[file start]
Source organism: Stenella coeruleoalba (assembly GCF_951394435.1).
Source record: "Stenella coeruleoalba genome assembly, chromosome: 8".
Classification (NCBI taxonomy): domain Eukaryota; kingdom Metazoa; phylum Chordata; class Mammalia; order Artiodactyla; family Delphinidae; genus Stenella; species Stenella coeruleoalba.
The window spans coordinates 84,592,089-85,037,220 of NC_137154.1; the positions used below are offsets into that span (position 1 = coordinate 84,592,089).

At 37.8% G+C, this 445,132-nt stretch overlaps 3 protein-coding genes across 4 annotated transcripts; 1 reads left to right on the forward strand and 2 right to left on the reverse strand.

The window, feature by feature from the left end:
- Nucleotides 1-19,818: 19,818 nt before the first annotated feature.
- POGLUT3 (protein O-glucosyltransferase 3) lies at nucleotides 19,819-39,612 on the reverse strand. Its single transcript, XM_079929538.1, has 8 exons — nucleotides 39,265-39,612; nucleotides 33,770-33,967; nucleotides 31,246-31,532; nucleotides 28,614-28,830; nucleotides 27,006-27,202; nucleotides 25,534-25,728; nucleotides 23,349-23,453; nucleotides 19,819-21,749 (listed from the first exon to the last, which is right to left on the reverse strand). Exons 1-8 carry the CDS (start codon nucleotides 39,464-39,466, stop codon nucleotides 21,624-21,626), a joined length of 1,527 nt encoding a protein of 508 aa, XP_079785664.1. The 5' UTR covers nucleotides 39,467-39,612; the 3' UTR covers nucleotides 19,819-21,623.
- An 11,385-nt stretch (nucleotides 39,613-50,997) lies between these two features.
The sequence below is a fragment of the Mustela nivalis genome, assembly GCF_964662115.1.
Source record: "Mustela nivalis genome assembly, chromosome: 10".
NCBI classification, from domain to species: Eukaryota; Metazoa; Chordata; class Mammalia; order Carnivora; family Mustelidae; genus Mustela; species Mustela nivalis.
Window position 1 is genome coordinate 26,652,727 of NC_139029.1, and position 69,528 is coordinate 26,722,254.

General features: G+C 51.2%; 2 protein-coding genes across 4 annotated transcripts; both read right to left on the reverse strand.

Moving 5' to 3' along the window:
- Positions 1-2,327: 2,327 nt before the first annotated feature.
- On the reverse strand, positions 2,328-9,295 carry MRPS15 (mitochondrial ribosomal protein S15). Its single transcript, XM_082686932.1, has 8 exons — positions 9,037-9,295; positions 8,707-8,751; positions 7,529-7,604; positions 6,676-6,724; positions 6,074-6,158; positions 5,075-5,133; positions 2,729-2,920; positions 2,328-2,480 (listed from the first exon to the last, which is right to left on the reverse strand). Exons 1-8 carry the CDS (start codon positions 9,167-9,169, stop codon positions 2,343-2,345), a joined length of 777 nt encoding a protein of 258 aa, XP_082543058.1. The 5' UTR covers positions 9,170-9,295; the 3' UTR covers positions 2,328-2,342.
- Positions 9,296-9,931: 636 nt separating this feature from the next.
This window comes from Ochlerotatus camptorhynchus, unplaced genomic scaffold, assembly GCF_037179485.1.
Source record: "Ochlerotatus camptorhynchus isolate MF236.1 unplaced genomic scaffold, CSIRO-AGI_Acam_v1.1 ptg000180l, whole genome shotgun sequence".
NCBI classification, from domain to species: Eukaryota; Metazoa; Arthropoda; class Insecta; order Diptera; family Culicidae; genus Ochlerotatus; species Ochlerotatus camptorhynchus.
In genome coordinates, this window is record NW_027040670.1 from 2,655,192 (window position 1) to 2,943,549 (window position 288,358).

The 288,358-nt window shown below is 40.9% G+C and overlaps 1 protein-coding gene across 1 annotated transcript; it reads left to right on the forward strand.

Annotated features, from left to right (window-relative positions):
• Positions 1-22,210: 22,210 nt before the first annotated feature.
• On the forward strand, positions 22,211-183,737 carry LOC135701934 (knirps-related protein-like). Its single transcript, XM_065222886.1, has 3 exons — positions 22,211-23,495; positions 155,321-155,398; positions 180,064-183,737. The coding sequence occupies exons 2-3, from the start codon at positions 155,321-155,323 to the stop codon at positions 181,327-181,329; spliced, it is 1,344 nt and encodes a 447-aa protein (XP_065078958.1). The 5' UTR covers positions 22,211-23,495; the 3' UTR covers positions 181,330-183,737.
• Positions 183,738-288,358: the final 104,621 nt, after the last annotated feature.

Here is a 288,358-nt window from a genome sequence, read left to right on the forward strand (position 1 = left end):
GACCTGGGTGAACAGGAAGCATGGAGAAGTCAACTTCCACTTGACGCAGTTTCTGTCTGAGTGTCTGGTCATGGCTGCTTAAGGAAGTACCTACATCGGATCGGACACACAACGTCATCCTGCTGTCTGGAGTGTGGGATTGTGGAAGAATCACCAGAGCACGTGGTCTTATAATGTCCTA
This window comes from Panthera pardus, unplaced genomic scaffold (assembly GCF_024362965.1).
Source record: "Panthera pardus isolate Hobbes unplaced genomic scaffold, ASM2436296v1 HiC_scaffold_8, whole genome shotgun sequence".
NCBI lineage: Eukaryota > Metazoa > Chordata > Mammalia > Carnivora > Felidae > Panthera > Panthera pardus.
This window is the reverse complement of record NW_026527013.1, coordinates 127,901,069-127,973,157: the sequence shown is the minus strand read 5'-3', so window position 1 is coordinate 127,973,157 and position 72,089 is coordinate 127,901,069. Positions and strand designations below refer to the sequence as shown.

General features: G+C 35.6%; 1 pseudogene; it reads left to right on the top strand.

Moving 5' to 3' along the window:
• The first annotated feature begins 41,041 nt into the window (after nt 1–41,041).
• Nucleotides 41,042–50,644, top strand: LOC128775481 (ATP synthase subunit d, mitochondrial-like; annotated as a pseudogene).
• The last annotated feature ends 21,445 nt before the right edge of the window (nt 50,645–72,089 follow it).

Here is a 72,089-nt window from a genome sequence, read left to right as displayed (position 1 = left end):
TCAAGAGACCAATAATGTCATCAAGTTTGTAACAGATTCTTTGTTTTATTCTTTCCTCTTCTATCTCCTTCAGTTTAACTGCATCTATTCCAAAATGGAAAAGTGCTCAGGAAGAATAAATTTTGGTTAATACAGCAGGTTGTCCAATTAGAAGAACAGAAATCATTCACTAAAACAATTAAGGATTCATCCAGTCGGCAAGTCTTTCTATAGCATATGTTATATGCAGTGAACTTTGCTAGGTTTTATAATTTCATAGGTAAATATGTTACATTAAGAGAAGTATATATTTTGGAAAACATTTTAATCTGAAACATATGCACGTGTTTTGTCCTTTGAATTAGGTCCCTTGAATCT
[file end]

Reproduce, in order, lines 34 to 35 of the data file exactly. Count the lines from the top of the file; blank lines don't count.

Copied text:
General features: G+C 35.6%; 1 pseudogene; it reads left to right on the top strand.

Moving 5' to 3' along the window: